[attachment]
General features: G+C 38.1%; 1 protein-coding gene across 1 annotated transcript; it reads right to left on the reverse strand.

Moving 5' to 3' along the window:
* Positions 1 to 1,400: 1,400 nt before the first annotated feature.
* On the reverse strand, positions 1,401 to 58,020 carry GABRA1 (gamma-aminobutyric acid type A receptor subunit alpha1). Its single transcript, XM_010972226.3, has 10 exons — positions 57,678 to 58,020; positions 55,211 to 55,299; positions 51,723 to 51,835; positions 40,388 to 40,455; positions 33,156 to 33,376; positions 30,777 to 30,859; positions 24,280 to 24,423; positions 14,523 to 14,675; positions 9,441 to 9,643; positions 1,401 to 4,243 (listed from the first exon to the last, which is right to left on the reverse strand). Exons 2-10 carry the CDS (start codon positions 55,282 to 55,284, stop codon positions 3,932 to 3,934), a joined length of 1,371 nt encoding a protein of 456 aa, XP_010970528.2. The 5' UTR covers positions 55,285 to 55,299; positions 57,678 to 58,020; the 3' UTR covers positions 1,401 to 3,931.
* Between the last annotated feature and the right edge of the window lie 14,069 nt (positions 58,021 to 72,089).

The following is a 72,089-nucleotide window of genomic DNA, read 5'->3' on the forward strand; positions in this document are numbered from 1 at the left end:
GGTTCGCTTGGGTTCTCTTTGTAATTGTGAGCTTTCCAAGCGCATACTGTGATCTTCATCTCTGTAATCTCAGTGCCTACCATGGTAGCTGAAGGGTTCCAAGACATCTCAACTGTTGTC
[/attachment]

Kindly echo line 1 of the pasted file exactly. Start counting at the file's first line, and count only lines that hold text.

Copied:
General features: G+C 38.1%; 1 protein-coding gene across 1 annotated transcript; it reads right to left on the reverse strand.